New product development is an imperative for enterprises of every stripe, and because it is of critical importance, it provides an opportunity for CIOs to show that they are business leaders and for IT departments to show that they are well aligned with enterprise goals.
For CIOs and IT organizations seeking to play an active role in bringing products to maturity, there are different paths that can be taken. For those operating in industries where IT really can’t make a direct contribution to new product development, there is the participating route.
New product development is an information-intensive process. The first step of participation usually involves implementing and integrating product data management (PDM) and product life-cycle management (PLM) tools with existing enterprise systems.
PDM uses controls and governance to capture and maintain a product’s definition and related data from its inception to retirement. It is a core enabler of product-related collaboration and product life-cycle management.
PLM uses product information and business analysis to guide product decisions throughout the product life cycle. Its aim is to provide the greatest business value to the enterprise and its trading partners.
IT has more product development capabilities than most people realize, including many IT people. CRM and ERP systems managed by IT combine information and automation to bring the value proposition of the product or service to the customer.
Core competencies in process design and change management also reside in IT, along with project management principles. As customer demands for quality certification have increased, IT has kept pace, often bringing Six Sigma practices to the table.
At the same time that IT project management capabilities help speed product development, they also ensure accountability through formal status reviews.
Using decision making that integrates strategic planning, product portfolio design and life-cycle management, IT can respond equally well to internal and external business needs.
The often overlooked talent that resides in IT is its ability to be critical — of ideas, assumptions and woolly thinking. IT can help assess the cost and value of new products and services proposed.
COMMITTING TO PRODUCT DEVELOPMENT
To make a more direct contribution, CIOs and their IT organizations can move beyond participating to committing to the delivery of new products or services.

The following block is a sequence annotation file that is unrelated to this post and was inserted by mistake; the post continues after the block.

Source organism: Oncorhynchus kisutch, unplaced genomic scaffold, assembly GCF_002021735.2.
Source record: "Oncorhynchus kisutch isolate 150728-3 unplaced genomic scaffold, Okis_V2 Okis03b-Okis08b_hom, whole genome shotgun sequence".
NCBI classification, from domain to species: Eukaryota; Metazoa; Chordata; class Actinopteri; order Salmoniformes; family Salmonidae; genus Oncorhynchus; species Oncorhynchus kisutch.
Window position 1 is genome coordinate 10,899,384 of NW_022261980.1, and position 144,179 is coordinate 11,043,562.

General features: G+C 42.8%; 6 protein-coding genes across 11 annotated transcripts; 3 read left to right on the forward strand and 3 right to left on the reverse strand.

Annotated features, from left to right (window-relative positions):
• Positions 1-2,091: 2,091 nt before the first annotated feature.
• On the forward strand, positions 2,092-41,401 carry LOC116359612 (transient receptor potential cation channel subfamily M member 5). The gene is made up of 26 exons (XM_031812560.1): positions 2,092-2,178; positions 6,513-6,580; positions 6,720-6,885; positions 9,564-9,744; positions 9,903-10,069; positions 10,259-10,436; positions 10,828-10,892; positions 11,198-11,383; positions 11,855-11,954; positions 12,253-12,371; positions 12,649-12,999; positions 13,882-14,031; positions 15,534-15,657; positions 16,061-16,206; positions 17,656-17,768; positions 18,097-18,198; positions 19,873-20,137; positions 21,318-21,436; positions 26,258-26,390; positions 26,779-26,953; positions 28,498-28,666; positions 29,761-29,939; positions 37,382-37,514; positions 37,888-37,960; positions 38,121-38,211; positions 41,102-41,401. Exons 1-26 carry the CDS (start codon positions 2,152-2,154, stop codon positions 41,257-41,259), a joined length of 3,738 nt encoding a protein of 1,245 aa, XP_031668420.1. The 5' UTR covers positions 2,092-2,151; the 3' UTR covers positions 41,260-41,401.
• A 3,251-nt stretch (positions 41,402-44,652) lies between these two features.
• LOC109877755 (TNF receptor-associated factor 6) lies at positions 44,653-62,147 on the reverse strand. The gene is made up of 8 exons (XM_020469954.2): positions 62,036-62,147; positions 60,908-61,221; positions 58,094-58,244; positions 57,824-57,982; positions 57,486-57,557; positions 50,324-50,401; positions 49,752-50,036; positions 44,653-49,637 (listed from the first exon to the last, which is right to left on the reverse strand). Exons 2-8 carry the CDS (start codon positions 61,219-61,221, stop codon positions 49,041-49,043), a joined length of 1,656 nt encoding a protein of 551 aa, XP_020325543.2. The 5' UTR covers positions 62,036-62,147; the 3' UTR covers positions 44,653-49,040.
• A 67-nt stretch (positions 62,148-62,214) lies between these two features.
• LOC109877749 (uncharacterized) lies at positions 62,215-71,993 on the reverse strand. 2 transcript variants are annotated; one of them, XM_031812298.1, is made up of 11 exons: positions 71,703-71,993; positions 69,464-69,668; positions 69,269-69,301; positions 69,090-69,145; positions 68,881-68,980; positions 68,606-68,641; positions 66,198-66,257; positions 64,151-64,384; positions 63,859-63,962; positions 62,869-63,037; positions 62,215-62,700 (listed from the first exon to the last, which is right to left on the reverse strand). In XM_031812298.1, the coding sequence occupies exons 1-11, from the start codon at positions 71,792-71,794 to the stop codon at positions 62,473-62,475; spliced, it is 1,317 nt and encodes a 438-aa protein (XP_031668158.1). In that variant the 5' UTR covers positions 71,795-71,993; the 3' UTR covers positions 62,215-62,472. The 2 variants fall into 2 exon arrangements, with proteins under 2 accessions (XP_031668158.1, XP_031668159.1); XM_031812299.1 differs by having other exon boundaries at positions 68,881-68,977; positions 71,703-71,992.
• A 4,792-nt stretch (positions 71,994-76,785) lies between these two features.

Making the commitment means IT and product engineering must collaborate closely to help ensure on-time delivery of products and services. Product oriented blogs and Wikis can help break down departmental walls by creating special-interest communities. These forums promote discussion and generate ideas that may help accelerate product development.
By committing IT resources to crucial product development projects, CIOs help generate new revenue. Once committed, IT’s role will expand with the delivery of more IT services.
Successful IT participants in product development play an ongoing role that requires a timetable and a capacity release plan negotiated with the product development group. There are advantages to this preparation: product development tends to go better because IT is designed into the process rather than bolted on.
Projects tend to work better, which builds IT’s credibility. Finally, business and IT people form stronger working relationships with each new successful project.
As IT helps bring new or improved products and services to market, it also helps create new sources of top-line revenue growth. In effect, involvement in product development provides IT more leverage and enhances its contribution to the enterprise.
With new products typically generating 30 percent or more of annual revenue, enterprises are continually looking to upgrade their product development capabilities. This presents CIOs with a unique opportunity to redefine IT’s role in the product development process.